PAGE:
Airshowfan writes, "Over the past several years, various citizen groups in Brazil have used the power of online crowdsourcing in creative ways to tackle social problems large and small."
When pieces of historical trolleys started being stolen in the night, a webcam was set up and manned by volunteers, which stopped the thefts. When people were evicted from their homes (something that is only legal because the government gave itself special powers for "mega events") to make way for construction for the World Cup, messages on social networks summoned people with cameras from all over town, and then spread the images that the mainstream media refused to broadcast. When a bill against net neutrality almost passed, a law professor crowdsourced suggestions for legislation to ensure internet users' rights. The bill did not make much progress... until the Snowden leaks caused the people to demand it: "Side by side you had the users, the telco companies, broadcasters, and trade groups, all of them debating side by side with the general public -- something you generally do not see [...] By the time the bill was ready to go to Congress, more than 2,000 Brazilians, including librarians, LAN house owners, high school professors and bloggers, had collaboratively drafted Brazil's Internet Bill of Rights, legally guaranteeing Internet users the right to personal privacy and freedom of expression, and ensuring net neutrality".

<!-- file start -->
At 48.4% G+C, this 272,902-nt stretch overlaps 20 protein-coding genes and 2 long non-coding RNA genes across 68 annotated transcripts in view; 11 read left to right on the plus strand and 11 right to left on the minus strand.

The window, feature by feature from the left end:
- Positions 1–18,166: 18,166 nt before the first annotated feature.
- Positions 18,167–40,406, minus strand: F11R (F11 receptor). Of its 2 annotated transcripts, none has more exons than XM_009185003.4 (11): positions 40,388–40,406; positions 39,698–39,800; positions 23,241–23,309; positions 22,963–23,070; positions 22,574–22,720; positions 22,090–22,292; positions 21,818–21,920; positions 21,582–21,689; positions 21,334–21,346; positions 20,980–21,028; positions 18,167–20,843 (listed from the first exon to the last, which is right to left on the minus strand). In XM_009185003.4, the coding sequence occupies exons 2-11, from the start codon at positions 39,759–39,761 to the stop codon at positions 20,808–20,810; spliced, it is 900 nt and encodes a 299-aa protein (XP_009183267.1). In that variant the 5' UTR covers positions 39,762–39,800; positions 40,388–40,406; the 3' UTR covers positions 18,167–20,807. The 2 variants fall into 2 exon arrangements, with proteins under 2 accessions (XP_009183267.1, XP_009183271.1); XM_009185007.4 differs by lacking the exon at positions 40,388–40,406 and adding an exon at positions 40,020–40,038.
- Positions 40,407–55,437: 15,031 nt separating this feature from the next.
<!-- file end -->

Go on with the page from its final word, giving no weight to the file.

Why Brazil Is Actually Winning The Internet [Julie Ruvolo/Buzzfeed]
(Image: Comitê Popular da Copa e das Olimpíadas do Rio de Janeiro)
Rep. Beto O’Rourke [D-El Paso] raised over $2.1 million last quarter for a Senate race against bad person Ted Cruz [R-Satan’s Asshole], in the form of 46,574 donations, primarily from in-state donors, with $0 coming from PACs.
Of all the press-stops I did on my tour for my novel Walkaway, I was most excited about my discussion with Katherine Mangu-Ward, editor-in-chief of Reason Magazine, where I knew I would have a challenging and meaty conversation with someone who was fully conversant with the political, technological and social questions the book raised.
On my first day at Michigan State University in 1992, a fellow student called me a “liberal” and I was shocked: as a Canadian who was often to the left of the social-democratic New Democratic Party, I identified “liberal” with the Liberal Party, a centre-right political party that had once imposed martial law in Canada.
The Fader Stealth Quadcopter from TRNDlabs packs incredible flight performance into a package small enough to land on your phone screen, and it’s available now in the Boing Boing Store.The Fader’s six-axis gyroscope module gives it perfect balance in the air. This makes the onboard 720p HD camera all the better for shooting amazing flight […]
Although fully autonomous vehicles aren’t yet allowed on public streets, they are poised to dominate the roads in the not-too-distant future. But before that happens, Apple, Google, Uber, and other companies now investing in self-driving tech are going to need talented developers that can account for the dizzying array of factors at play when a […]
The PiCar-V learning kit comes with everything you need to build a Python-powered robot, and it’s currently being offered in the Boing Boing Store.